Design News -- in partnership with Mouser Electronics -- set out to find the most innovative and influential design engineers. The response was overwhelming. Readers sent us lots of stories of engineers who are creating new trends, making significant impacts on the industry, and creating products that are improving and changing lives.
Click on the image below to read about 13 of our finalists.
Vice president of engineering, CUI Inc.
Smoot plays a critical role in setting the strategy and product development roadmap for the company. One area where he has had an impact is in the development of CUI's AMT capacitive encoder line. He worked tirelessly to bring the proprietary technology to market with the first products, the AMT102 and 103 incremental encoders. He has subsequently led the development of absolute and commutation versions of the AMT.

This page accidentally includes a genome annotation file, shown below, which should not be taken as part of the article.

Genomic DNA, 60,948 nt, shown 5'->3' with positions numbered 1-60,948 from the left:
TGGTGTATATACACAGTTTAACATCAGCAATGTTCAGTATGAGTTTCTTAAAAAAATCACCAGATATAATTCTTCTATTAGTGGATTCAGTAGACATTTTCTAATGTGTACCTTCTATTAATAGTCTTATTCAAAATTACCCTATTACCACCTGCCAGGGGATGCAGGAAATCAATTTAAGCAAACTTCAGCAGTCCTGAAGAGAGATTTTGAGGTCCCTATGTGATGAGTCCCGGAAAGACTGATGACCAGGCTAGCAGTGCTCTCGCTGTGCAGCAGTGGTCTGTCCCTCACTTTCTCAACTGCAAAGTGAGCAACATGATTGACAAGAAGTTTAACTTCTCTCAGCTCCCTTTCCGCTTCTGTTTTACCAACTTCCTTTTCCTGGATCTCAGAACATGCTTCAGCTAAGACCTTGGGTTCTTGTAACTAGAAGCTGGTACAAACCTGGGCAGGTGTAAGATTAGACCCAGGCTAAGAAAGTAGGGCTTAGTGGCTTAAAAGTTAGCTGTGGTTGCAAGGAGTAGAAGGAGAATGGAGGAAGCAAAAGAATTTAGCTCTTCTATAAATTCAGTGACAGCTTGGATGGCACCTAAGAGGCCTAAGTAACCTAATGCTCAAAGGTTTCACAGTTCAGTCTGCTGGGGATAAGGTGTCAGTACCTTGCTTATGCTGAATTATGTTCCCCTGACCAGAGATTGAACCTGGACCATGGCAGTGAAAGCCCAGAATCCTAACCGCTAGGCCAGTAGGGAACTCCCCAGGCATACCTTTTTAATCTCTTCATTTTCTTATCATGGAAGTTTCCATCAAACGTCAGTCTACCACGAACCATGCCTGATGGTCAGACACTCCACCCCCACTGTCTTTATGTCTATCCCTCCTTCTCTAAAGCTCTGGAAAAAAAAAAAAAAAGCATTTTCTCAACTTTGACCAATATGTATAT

Click here to read about the winner of our contest, Punya Prakash, and click here to read about the rest of our finalists.
Seems like TI is behind this "contest". Strange that so many of the candidates come from same company. Not that TI is not innovative, rather the opposite, but I am pretty sure there are many others with much more "rising engineering stars".
I see that the Beagleboard is responsible for two of the entries in this list. Ubuntu and Android installs on the board. But, I would like to see a version of Windows get installed on this or some similar board. The more software support, I am sure it would be successful.
Biomimicry has already found its way into the development of robots and new materials, with researchers studying animals and nature to come up with new innovations. Now thanks to researchers in Boston, biomimicry could even inform the future of electrical networks for next-generation displays.
Clean diesel continues to be the fuel of choice for transportation authorities in major U S cities, in spite of competitive options aimed at reducing emissions, according to a nonprofit agency that represents diesel engine and equipment manufacturers.
A panel at this year's Consumer Electronics Show in Las Vegas discussing upcoming FAA regulations for non-military drones brought out many of the issues that concern both industry and federal regulators.
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